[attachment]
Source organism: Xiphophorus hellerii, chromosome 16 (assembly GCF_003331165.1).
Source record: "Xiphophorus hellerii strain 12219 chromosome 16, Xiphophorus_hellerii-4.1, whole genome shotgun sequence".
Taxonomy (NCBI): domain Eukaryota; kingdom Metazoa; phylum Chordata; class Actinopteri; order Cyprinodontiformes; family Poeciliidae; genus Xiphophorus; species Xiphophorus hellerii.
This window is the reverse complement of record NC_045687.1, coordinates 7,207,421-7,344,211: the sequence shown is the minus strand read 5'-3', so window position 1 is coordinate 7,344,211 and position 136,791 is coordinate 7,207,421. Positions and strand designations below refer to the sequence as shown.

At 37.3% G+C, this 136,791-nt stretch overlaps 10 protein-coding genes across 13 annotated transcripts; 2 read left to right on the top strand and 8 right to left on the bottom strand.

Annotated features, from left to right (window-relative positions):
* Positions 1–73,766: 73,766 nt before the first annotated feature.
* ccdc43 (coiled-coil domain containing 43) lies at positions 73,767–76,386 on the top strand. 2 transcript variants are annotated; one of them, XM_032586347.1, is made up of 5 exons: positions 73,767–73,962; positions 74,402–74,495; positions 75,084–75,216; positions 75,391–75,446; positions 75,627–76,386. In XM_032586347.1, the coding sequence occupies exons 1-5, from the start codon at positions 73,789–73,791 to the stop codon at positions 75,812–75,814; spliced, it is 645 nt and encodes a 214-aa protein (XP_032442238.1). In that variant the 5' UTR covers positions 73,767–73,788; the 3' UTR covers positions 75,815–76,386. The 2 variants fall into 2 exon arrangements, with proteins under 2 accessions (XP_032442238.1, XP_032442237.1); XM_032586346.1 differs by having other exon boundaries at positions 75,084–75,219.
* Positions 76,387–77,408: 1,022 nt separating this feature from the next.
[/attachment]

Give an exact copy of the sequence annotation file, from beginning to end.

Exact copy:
Source organism: Xiphophorus hellerii, chromosome 16 (assembly GCF_003331165.1).
Source record: "Xiphophorus hellerii strain 12219 chromosome 16, Xiphophorus_hellerii-4.1, whole genome shotgun sequence".
Taxonomy (NCBI): domain Eukaryota; kingdom Metazoa; phylum Chordata; class Actinopteri; order Cyprinodontiformes; family Poeciliidae; genus Xiphophorus; species Xiphophorus hellerii.
This window is the reverse complement of record NC_045687.1, coordinates 7,207,421-7,344,211: the sequence shown is the minus strand read 5'-3', so window position 1 is coordinate 7,344,211 and position 136,791 is coordinate 7,207,421. Positions and strand designations below refer to the sequence as shown.

At 37.3% G+C, this 136,791-nt stretch overlaps 10 protein-coding genes across 13 annotated transcripts; 2 read left to right on the top strand and 8 right to left on the bottom strand.

Annotated features, from left to right (window-relative positions):
* Positions 1–73,766: 73,766 nt before the first annotated feature.
* ccdc43 (coiled-coil domain containing 43) lies at positions 73,767–76,386 on the top strand. 2 transcript variants are annotated; one of them, XM_032586347.1, is made up of 5 exons: positions 73,767–73,962; positions 74,402–74,495; positions 75,084–75,216; positions 75,391–75,446; positions 75,627–76,386. In XM_032586347.1, the coding sequence occupies exons 1-5, from the start codon at positions 73,789–73,791 to the stop codon at positions 75,812–75,814; spliced, it is 645 nt and encodes a 214-aa protein (XP_032442238.1). In that variant the 5' UTR covers positions 73,767–73,788; the 3' UTR covers positions 75,815–76,386. The 2 variants fall into 2 exon arrangements, with proteins under 2 accessions (XP_032442238.1, XP_032442237.1); XM_032586346.1 differs by having other exon boundaries at positions 75,084–75,219.
* Positions 76,387–77,408: 1,022 nt separating this feature from the next.